Yokogawa Electric Corp. announced that a Yokogawa CSU-W1 confocal scanner unit has arrived at the International Space Station (ISS). This CSU-W1 is a core component of Chiyoda Corp.'s COSMIC confocal microscope system, which will be installed in "KIBO," the ISS' Japanese Experiment Module, and is expected to start being used in life science experiments this fall. The system was transported to the ISS by the Japan Aerospace Exploration Agency's (JAXA) "KOUNOTORI" H-II transfer vehicle, which arrived at the ISS on May 26.
The ISS orbits the Earth at an altitude of 400 km and is the largest space station to be built to date. With its micro-g (near zero gravity) environment, exposure to cosmic radiation and location in the near airless environment of outer space, the ISS is an ideal platform for the observation of the Earth and the cosmos and the conduct of experiments that are advancing scientific knowledge and developing new technologies that can improve people's lives and contribute to industry back on Earth. KIBO is Japan's first manned space test facility and is the largest experimental module on the ISS. COSMIC enables advanced live cell imaging in an actual micro-g environment, which is not possible on the Earth. This is expected to help develop basic life science and medical treatment using cells.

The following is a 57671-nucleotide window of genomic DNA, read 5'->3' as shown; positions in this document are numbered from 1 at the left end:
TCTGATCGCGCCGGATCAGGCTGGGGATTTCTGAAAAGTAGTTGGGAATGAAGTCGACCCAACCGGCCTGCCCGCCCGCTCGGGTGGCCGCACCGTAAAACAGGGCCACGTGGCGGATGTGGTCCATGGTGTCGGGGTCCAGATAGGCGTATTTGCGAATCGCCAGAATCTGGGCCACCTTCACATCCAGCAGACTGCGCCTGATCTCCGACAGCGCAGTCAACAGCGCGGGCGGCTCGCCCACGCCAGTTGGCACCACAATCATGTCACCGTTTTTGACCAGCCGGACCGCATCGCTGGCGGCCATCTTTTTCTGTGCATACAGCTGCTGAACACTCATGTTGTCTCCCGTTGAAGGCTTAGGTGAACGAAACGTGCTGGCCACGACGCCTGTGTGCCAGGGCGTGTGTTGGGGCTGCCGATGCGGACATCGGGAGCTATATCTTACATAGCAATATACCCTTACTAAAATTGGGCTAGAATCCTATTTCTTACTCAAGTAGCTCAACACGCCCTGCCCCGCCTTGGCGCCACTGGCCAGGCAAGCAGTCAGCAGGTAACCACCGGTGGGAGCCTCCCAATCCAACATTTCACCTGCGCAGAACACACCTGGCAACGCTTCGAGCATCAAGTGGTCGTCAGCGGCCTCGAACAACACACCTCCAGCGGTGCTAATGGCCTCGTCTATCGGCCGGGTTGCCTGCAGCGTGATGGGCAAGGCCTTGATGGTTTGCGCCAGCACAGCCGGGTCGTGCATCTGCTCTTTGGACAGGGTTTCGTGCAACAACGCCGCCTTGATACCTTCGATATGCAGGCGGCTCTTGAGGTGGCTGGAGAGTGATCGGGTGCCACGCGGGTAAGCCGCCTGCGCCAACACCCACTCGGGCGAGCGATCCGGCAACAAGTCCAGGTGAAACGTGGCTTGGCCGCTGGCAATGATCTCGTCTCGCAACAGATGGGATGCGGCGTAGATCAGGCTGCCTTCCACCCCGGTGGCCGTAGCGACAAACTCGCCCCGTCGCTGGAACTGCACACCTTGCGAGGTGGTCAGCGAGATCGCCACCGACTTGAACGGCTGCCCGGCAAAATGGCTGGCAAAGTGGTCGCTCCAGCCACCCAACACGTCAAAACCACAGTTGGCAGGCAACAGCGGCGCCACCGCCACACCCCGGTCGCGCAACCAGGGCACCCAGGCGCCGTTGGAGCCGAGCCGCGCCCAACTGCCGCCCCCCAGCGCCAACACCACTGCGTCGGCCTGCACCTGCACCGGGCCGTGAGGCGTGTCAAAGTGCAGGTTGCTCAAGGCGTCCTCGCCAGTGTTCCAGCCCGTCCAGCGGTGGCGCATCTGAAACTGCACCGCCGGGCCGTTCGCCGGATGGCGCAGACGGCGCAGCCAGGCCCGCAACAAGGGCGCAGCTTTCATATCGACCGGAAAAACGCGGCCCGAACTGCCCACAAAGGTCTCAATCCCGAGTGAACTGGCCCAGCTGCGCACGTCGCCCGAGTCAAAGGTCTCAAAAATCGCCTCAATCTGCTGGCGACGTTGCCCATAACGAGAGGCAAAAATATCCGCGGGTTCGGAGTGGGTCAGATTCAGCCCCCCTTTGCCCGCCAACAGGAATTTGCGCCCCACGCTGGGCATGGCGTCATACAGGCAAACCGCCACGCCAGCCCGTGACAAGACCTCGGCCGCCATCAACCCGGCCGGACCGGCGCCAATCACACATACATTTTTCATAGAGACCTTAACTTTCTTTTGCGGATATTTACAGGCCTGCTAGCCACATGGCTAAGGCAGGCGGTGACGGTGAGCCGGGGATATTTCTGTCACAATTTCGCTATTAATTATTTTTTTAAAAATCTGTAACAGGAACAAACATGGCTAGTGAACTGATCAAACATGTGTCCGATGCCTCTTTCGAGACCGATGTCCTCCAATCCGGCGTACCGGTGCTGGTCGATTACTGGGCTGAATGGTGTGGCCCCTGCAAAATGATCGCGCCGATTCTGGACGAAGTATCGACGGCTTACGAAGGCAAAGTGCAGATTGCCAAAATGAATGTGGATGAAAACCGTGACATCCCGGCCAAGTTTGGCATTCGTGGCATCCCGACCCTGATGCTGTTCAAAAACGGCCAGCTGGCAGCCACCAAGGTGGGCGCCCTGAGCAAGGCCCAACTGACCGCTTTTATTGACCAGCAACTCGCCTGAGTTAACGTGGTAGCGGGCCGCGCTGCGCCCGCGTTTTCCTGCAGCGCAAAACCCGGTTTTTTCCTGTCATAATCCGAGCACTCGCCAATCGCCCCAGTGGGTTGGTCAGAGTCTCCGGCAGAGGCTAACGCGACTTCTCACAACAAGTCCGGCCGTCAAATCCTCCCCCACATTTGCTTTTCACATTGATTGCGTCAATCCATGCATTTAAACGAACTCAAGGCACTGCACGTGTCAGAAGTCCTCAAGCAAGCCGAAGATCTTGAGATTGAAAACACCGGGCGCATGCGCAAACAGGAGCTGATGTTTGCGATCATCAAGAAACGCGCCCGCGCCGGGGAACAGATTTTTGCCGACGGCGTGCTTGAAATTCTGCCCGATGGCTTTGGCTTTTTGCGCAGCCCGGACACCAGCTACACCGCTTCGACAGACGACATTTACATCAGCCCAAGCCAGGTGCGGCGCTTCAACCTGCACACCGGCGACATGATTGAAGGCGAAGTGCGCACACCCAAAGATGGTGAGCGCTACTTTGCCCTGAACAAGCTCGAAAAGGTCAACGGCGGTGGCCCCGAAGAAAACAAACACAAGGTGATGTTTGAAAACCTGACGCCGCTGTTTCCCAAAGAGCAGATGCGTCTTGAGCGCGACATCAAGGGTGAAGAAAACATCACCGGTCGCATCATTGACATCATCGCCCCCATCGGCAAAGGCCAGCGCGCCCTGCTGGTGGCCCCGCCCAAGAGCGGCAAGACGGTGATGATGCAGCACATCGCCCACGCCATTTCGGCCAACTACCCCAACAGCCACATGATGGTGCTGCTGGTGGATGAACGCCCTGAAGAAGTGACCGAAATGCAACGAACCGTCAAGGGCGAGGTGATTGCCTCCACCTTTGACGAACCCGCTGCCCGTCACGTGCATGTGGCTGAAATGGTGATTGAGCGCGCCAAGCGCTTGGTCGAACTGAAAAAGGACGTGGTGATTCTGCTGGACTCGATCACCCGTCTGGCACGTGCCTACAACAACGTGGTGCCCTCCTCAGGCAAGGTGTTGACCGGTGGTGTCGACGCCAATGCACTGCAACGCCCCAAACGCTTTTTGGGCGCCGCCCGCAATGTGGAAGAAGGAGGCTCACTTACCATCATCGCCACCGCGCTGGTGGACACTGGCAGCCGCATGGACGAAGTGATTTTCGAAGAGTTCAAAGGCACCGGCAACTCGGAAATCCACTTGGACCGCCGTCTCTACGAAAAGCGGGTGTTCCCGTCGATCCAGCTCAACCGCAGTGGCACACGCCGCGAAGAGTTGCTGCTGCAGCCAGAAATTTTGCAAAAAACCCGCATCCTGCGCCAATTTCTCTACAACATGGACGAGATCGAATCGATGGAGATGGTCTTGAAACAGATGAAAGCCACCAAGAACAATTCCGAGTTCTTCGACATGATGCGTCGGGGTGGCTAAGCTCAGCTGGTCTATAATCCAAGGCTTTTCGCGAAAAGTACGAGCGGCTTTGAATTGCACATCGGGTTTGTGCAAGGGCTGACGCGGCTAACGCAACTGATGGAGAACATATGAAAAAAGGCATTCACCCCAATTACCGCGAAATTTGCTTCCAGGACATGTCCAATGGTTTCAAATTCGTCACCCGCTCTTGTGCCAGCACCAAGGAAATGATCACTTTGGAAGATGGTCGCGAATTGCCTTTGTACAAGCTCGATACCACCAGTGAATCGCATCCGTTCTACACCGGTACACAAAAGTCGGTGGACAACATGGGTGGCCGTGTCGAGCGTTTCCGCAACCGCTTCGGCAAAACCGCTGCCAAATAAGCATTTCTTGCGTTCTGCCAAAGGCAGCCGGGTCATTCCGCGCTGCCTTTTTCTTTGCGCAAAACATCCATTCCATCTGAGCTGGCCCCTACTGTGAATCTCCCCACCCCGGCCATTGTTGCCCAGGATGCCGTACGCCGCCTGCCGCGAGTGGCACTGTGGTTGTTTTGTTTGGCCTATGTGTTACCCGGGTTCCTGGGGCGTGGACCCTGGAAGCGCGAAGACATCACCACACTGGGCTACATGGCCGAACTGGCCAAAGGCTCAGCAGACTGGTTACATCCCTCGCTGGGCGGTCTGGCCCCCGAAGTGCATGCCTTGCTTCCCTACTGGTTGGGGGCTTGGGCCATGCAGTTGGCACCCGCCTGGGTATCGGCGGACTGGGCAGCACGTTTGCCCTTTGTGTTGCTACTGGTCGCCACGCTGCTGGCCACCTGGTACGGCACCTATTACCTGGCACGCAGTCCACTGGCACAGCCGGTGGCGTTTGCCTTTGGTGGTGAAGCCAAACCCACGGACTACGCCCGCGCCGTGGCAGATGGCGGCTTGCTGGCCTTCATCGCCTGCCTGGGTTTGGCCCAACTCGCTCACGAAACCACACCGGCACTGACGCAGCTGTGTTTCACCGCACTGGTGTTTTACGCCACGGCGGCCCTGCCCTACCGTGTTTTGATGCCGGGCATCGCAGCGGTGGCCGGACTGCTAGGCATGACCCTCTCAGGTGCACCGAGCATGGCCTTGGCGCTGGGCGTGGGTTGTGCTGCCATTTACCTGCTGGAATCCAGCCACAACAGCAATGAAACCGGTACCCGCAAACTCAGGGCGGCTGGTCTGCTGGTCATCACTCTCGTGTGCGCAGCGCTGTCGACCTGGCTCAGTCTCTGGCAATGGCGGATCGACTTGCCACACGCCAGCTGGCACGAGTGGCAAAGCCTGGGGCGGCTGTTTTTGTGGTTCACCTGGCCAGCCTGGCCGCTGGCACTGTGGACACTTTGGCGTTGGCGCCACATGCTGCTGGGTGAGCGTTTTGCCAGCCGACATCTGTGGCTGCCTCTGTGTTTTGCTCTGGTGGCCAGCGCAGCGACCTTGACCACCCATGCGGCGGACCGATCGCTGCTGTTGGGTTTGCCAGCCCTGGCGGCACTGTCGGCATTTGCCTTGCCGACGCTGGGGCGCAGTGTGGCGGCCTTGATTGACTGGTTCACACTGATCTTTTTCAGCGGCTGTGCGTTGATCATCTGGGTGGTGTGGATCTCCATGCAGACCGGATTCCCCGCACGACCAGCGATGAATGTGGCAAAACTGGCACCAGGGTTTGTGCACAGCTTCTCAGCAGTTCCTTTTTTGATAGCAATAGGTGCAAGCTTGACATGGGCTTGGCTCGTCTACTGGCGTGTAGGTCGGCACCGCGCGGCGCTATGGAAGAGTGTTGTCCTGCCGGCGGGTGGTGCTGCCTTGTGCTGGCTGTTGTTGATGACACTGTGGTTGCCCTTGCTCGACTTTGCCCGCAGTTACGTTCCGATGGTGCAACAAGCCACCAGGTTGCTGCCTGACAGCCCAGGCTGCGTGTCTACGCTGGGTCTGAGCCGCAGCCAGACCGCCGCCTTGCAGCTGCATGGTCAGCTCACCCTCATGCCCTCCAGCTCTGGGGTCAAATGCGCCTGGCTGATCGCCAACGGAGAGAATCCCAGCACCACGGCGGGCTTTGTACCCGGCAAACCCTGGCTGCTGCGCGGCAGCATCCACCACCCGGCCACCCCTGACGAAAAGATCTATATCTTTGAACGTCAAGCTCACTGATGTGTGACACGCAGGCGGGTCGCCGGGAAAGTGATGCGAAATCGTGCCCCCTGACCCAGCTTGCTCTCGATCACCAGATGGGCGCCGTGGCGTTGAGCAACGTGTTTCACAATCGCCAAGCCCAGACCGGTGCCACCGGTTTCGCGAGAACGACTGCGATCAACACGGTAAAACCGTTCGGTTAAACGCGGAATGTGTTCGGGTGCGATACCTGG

When combined with a microscope, the CSU-W1 enables real-time observation of the movement of proteins and physiological responses within living cells. It is used all over the world in fields such as biology, medicine, pharmacology, agriculture and drug discovery to perform cellular research. More than 3,000 CSU series devices have been sold to date and they have become ideal tools in the life science field. In preparation for the planned commencement this fall of life science experiments aboard the KIBO module, Yokogawa worked with Chiyoda Corporation and JAXA to assist from the planning phase in development of the COSMIC system. The system will be used in research involving the 3-D biofabrication of human organs in a micro-g environment.
Hiroshi Nakao, a Yokogawa vice president and head of the company's Life Innovation Business Headquarters, says: "We are proud to have been able to cooperate with Chiyoda Corp. in the development of the COSMIC system for JAXA, operators of the KIBO module. In keeping with its announcement of sustainability targets (the "Three goals") for the year 2050, Yokogawa is working to promote well-being. Encouraged by the use of the CSU-W1 for life science experiments in space that will produce benefits in a wide variety of applications, we will continue working to create value with our customers and contribute to the development of the life science field."